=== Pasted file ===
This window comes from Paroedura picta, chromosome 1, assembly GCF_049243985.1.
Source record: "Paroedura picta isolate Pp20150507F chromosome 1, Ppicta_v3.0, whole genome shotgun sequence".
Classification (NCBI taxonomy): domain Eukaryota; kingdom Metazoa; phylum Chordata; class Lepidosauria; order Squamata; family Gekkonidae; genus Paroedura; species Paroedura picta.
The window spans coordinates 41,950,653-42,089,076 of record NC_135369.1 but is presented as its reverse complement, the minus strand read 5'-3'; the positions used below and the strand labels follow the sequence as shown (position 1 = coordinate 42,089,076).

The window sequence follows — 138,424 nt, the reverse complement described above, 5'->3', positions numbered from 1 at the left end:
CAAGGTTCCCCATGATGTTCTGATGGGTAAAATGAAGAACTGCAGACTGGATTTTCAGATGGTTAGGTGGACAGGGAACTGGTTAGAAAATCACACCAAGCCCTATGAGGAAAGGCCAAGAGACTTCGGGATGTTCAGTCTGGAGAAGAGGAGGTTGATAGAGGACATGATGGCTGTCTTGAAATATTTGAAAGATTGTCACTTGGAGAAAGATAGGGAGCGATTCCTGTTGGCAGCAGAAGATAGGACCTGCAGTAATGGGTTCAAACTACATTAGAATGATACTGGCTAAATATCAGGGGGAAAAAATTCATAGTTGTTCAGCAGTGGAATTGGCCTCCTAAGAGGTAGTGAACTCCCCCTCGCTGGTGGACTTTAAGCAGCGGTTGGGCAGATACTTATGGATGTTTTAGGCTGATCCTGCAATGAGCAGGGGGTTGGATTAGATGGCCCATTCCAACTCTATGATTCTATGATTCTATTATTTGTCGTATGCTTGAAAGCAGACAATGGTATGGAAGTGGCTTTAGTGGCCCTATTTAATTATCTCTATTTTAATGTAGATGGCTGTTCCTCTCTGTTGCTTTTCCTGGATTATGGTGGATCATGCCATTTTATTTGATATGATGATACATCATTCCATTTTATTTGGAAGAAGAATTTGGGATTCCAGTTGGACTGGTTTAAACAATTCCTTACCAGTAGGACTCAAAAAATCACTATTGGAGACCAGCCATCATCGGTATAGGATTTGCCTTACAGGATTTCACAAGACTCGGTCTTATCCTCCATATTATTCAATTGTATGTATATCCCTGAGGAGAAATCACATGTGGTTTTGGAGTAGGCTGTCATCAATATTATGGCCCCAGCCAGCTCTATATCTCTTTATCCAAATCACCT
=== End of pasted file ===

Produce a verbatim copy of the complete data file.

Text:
This window comes from Paroedura picta, chromosome 1, assembly GCF_049243985.1.
Source record: "Paroedura picta isolate Pp20150507F chromosome 1, Ppicta_v3.0, whole genome shotgun sequence".
Classification (NCBI taxonomy): domain Eukaryota; kingdom Metazoa; phylum Chordata; class Lepidosauria; order Squamata; family Gekkonidae; genus Paroedura; species Paroedura picta.
The window spans coordinates 41,950,653-42,089,076 of record NC_135369.1 but is presented as its reverse complement, the minus strand read 5'-3'; the positions used below and the strand labels follow the sequence as shown (position 1 = coordinate 42,089,076).

The window sequence follows — 138,424 nt, the reverse complement described above, 5'->3', positions numbered from 1 at the left end:
CAAGGTTCCCCATGATGTTCTGATGGGTAAAATGAAGAACTGCAGACTGGATTTTCAGATGGTTAGGTGGACAGGGAACTGGTTAGAAAATCACACCAAGCCCTATGAGGAAAGGCCAAGAGACTTCGGGATGTTCAGTCTGGAGAAGAGGAGGTTGATAGAGGACATGATGGCTGTCTTGAAATATTTGAAAGATTGTCACTTGGAGAAAGATAGGGAGCGATTCCTGTTGGCAGCAGAAGATAGGACCTGCAGTAATGGGTTCAAACTACATTAGAATGATACTGGCTAAATATCAGGGGGAAAAAATTCATAGTTGTTCAGCAGTGGAATTGGCCTCCTAAGAGGTAGTGAACTCCCCCTCGCTGGTGGACTTTAAGCAGCGGTTGGGCAGATACTTATGGATGTTTTAGGCTGATCCTGCAATGAGCAGGGGGTTGGATTAGATGGCCCATTCCAACTCTATGATTCTATGATTCTATTATTTGTCGTATGCTTGAAAGCAGACAATGGTATGGAAGTGGCTTTAGTGGCCCTATTTAATTATCTCTATTTTAATGTAGATGGCTGTTCCTCTCTGTTGCTTTTCCTGGATTATGGTGGATCATGCCATTTTATTTGATATGATGATACATCATTCCATTTTATTTGGAAGAAGAATTTGGGATTCCAGTTGGACTGGTTTAAACAATTCCTTACCAGTAGGACTCAAAAAATCACTATTGGAGACCAGCCATCATCGGTATAGGATTTGCCTTACAGGATTTCACAAGACTCGGTCTTATCCTCCATATTATTCAATTGTATGTATATCCCTGAGGAGAAATCACATGTGGTTTTGGAGTAGGCTGTCATCAATATTATGGCCCCAGCCAGCTCTATATCTCTTTATCCAAATCACCT